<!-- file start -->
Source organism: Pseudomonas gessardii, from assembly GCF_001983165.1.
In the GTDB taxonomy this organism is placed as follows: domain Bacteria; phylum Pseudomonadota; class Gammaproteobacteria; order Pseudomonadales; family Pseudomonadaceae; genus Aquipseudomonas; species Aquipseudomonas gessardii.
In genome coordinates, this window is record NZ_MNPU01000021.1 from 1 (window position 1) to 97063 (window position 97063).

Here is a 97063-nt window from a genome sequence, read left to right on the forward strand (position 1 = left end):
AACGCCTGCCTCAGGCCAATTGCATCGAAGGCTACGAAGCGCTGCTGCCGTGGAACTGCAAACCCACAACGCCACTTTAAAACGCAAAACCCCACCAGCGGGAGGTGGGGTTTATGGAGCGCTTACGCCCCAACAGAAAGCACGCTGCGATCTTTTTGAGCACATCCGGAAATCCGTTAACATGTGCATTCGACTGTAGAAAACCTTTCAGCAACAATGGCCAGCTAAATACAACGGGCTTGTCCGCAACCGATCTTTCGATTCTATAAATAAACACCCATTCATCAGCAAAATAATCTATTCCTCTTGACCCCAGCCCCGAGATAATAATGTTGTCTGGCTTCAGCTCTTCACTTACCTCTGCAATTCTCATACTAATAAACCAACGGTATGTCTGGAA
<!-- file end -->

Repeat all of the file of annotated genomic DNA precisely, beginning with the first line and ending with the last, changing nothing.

Source organism: Pseudomonas gessardii, from assembly GCF_001983165.1.
In the GTDB taxonomy this organism is placed as follows: domain Bacteria; phylum Pseudomonadota; class Gammaproteobacteria; order Pseudomonadales; family Pseudomonadaceae; genus Aquipseudomonas; species Aquipseudomonas gessardii.
In genome coordinates, this window is record NZ_MNPU01000021.1 from 1 (window position 1) to 97063 (window position 97063).

Here is a 97063-nt window from a genome sequence, read left to right on the forward strand (position 1 = left end):
AACGCCTGCCTCAGGCCAATTGCATCGAAGGCTACGAAGCGCTGCTGCCGTGGAACTGCAAACCCACAACGCCACTTTAAAACGCAAAACCCCACCAGCGGGAGGTGGGGTTTATGGAGCGCTTACGCCCCAACAGAAAGCACGCTGCGATCTTTTTGAGCACATCCGGAAATCCGTTAACATGTGCATTCGACTGTAGAAAACCTTTCAGCAACAATGGCCAGCTAAATACAACGGGCTTGTCCGCAACCGATCTTTCGATTCTATAAATAAACACCCATTCATCAGCAAAATAATCTATTCCTCTTGACCCCAGCCCCGAGATAATAATGTTGTCTGGCTTCAGCTCTTCACTTACCTCTGCAATTCTCATACTAATAAACCAACGGTATGTCTGGAA